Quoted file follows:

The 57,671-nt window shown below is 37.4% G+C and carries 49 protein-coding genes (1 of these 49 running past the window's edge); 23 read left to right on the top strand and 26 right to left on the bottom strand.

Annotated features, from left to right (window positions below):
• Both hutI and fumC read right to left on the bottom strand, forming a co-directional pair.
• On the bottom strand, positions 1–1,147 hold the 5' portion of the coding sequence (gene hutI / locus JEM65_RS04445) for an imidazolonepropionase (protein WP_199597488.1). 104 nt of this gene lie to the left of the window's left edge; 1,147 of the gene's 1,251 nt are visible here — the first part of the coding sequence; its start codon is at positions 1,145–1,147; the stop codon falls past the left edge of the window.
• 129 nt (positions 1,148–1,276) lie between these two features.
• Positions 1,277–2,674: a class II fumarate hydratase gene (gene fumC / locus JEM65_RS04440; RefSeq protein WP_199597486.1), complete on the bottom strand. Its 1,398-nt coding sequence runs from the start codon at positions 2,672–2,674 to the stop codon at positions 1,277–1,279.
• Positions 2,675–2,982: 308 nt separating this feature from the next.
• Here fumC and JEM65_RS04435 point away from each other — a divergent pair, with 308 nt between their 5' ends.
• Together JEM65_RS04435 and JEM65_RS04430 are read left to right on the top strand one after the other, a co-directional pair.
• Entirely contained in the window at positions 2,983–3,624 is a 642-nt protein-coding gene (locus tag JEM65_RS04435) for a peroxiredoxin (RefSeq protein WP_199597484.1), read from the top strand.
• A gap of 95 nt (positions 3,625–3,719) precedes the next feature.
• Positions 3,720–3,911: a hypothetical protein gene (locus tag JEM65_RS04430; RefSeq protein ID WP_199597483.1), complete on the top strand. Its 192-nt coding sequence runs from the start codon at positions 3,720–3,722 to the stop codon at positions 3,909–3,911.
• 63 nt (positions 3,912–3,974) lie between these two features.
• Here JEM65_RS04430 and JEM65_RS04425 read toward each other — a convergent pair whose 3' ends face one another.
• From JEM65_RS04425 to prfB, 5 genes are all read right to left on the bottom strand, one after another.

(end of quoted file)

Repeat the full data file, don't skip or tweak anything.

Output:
The 57,671-nt window shown below is 37.4% G+C and carries 49 protein-coding genes (1 of these 49 running past the window's edge); 23 read left to right on the top strand and 26 right to left on the bottom strand.

Annotated features, from left to right (window positions below):
• Both hutI and fumC read right to left on the bottom strand, forming a co-directional pair.
• On the bottom strand, positions 1–1,147 hold the 5' portion of the coding sequence (gene hutI / locus JEM65_RS04445) for an imidazolonepropionase (protein WP_199597488.1). 104 nt of this gene lie to the left of the window's left edge; 1,147 of the gene's 1,251 nt are visible here — the first part of the coding sequence; its start codon is at positions 1,145–1,147; the stop codon falls past the left edge of the window.
• 129 nt (positions 1,148–1,276) lie between these two features.
• Positions 1,277–2,674: a class II fumarate hydratase gene (gene fumC / locus JEM65_RS04440; RefSeq protein WP_199597486.1), complete on the bottom strand. Its 1,398-nt coding sequence runs from the start codon at positions 2,672–2,674 to the stop codon at positions 1,277–1,279.
• Positions 2,675–2,982: 308 nt separating this feature from the next.
• Here fumC and JEM65_RS04435 point away from each other — a divergent pair, with 308 nt between their 5' ends.
• Together JEM65_RS04435 and JEM65_RS04430 are read left to right on the top strand one after the other, a co-directional pair.
• Entirely contained in the window at positions 2,983–3,624 is a 642-nt protein-coding gene (locus tag JEM65_RS04435) for a peroxiredoxin (RefSeq protein WP_199597484.1), read from the top strand.
• A gap of 95 nt (positions 3,625–3,719) precedes the next feature.
• Positions 3,720–3,911: a hypothetical protein gene (locus tag JEM65_RS04430; RefSeq protein ID WP_199597483.1), complete on the top strand. Its 192-nt coding sequence runs from the start codon at positions 3,720–3,722 to the stop codon at positions 3,909–3,911.
• 63 nt (positions 3,912–3,974) lie between these two features.
• Here JEM65_RS04430 and JEM65_RS04425 read toward each other — a convergent pair whose 3' ends face one another.
• From JEM65_RS04425 to prfB, 5 genes are all read right to left on the bottom strand, one after another.